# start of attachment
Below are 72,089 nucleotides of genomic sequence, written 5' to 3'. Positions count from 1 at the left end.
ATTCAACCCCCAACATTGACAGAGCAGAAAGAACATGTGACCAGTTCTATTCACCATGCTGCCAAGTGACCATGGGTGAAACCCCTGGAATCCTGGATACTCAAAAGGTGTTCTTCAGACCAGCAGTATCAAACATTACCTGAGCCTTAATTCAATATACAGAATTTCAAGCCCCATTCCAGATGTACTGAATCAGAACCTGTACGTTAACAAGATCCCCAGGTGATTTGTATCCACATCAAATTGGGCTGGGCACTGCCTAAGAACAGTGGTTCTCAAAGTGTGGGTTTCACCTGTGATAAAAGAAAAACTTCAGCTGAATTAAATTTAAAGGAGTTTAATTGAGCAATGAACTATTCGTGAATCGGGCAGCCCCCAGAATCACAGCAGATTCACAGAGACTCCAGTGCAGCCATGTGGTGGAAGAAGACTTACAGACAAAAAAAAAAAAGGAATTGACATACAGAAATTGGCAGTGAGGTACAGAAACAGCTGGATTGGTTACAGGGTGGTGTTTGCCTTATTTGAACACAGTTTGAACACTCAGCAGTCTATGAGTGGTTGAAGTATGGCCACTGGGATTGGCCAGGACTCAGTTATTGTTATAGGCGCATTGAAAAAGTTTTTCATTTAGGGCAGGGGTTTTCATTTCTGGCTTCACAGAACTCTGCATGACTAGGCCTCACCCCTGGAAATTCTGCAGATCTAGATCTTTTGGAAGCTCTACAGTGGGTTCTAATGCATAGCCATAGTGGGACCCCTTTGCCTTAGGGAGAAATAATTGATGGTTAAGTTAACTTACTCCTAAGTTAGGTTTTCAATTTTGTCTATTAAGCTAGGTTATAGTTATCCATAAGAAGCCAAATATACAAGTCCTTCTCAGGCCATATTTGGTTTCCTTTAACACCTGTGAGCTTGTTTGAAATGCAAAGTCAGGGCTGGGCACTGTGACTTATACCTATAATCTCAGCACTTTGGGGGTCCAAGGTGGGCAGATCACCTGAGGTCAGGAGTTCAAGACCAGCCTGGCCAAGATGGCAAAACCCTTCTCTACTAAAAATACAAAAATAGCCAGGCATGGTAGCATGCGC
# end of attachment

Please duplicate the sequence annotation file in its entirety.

Below are 72,089 nucleotides of genomic sequence, written 5' to 3'. Positions count from 1 at the left end.
ATTCAACCCCCAACATTGACAGAGCAGAAAGAACATGTGACCAGTTCTATTCACCATGCTGCCAAGTGACCATGGGTGAAACCCCTGGAATCCTGGATACTCAAAAGGTGTTCTTCAGACCAGCAGTATCAAACATTACCTGAGCCTTAATTCAATATACAGAATTTCAAGCCCCATTCCAGATGTACTGAATCAGAACCTGTACGTTAACAAGATCCCCAGGTGATTTGTATCCACATCAAATTGGGCTGGGCACTGCCTAAGAACAGTGGTTCTCAAAGTGTGGGTTTCACCTGTGATAAAAGAAAAACTTCAGCTGAATTAAATTTAAAGGAGTTTAATTGAGCAATGAACTATTCGTGAATCGGGCAGCCCCCAGAATCACAGCAGATTCACAGAGACTCCAGTGCAGCCATGTGGTGGAAGAAGACTTACAGACAAAAAAAAAAAAGGAATTGACATACAGAAATTGGCAGTGAGGTACAGAAACAGCTGGATTGGTTACAGGGTGGTGTTTGCCTTATTTGAACACAGTTTGAACACTCAGCAGTCTATGAGTGGTTGAAGTATGGCCACTGGGATTGGCCAGGACTCAGTTATTGTTATAGGCGCATTGAAAAAGTTTTTCATTTAGGGCAGGGGTTTTCATTTCTGGCTTCACAGAACTCTGCATGACTAGGCCTCACCCCTGGAAATTCTGCAGATCTAGATCTTTTGGAAGCTCTACAGTGGGTTCTAATGCATAGCCATAGTGGGACCCCTTTGCCTTAGGGAGAAATAATTGATGGTTAAGTTAACTTACTCCTAAGTTAGGTTTTCAATTTTGTCTATTAAGCTAGGTTATAGTTATCCATAAGAAGCCAAATATACAAGTCCTTCTCAGGCCATATTTGGTTTCCTTTAACACCTGTGAGCTTGTTTGAAATGCAAAGTCAGGGCTGGGCACTGTGACTTATACCTATAATCTCAGCACTTTGGGGGTCCAAGGTGGGCAGATCACCTGAGGTCAGGAGTTCAAGACCAGCCTGGCCAAGATGGCAAAACCCTTCTCTACTAAAAATACAAAAATAGCCAGGCATGGTAGCATGCGC